most meaningful ties had a clear advantage over those with weak ties. Marx’s idea that capitalism is both a creative and destructive force helps me to think about those who lose
jobs, say when a new technology comes onto the scene to replace an old one Marx’s ideas inspire me to ask questions
like what happens to the millions of cashiers
who are replaced by new technologies that now allow shoppers to check out and
back their purchases? Max Weber is known for his writing on social action and what motivates people to act. Webers ideas encourage me to think about prisoners are motivated two quick examples: some inmates see prison as a way of life and as almost inevitable. Their father, grandfather, siblings and cousins spent time in
prison so they just assume they will too other prisoners, like undocumented workers, see time in prison as just part of the cycle that involves
working, being deported returning to the US to work again. Path 3 sociologists ask key questions to guide them in the creation of knowledge some key questions relate to: intended and unintended consequences who benefits and who loses from the way society is organized? and the meanings people assign to behaviors and objects my favorite research questions have to
do with meanings we assign I think about how people rarely question
the meanings they hold about something as an example most people think of president Obama as our country’s first black president even though he is of African and European ancestries I’m interested in how we decided to
dismiss President Obama’s European ancestry. When I do research on some topic, I like to think about intended and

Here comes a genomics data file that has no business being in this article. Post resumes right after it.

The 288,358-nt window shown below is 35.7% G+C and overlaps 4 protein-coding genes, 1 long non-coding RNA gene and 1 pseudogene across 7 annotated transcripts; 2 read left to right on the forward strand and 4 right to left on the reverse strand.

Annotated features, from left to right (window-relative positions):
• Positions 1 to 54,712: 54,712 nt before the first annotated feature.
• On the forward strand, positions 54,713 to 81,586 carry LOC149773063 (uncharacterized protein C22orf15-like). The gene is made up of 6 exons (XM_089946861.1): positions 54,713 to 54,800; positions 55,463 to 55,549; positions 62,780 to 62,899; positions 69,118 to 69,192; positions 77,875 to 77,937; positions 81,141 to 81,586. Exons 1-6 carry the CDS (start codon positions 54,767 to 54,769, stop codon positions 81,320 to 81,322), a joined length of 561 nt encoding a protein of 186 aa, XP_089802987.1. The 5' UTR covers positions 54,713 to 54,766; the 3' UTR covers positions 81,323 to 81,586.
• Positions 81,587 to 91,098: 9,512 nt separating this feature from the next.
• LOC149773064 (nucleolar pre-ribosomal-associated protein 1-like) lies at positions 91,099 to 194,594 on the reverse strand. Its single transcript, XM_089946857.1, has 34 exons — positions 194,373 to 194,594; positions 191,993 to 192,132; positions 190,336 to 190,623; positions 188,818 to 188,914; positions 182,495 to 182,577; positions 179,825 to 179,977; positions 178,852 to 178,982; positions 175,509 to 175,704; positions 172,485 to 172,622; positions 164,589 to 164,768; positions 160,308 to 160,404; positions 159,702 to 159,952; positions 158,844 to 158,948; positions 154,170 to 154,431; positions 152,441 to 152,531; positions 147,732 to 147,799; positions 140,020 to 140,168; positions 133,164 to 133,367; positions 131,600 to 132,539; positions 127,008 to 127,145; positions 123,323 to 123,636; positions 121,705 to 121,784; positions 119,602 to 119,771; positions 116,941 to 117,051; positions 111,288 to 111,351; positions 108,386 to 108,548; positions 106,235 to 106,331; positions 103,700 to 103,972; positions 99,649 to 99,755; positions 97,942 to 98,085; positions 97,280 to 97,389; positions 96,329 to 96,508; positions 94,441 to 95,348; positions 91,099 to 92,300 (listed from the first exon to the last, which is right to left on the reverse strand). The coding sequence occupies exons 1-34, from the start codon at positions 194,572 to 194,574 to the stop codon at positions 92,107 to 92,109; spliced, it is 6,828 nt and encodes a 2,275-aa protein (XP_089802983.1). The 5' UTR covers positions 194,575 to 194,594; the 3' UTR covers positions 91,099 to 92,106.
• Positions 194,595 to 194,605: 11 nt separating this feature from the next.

unintended consequences just like a drug has an intended purpose
but also unintended side effects so does just about everything in society
whether it be the intended or unintended consequences of building a new stadium or taking
college courses online I just know there are always intended
and unintended consequences when i do research I think about who
benefits and who loses from the way things are done it might be something as dramatic as who
benefits and who loses from the changing climate or something not so dramatic like you
benefits or loses when your bank introduces a new fee to your checking or
savings account Path 4: Every discipline has a motto that drives the kind of knowledge it creates. For sociology, that motto is “things are not what they
seem” to put it another way, when sociologists create knowledge they look beyond popular understandings
and interpretations. sociology’s motto that ‘things are not what they seem’ pushes us to really get to know the
people we study since I’m interested in issues of poverty and social class I did an internship at a food pantry
that serves people who can’t afford food and hygiene products from this experience I learned that
poverty is not what it seems things are not what they seem with
regard to america’s insistence that everyone is equal and that it values
diversity if you just look around with their eyes
really wide open you will see that this is not the case things are not what they seem applies to
our prison population on the surface it seems like our prisons
are simply for people who did bad things but if you stop and think about it
prisons are full of people who got caught and didn’t have the money to avoid going
to prison there far more secret deviants walking around outside of our prisons then there are people in our prisons. Path 5 the compelling issues of the day shape the kind of knowledge sociology creates sociology survives as a discipline because it’s perspectives and theories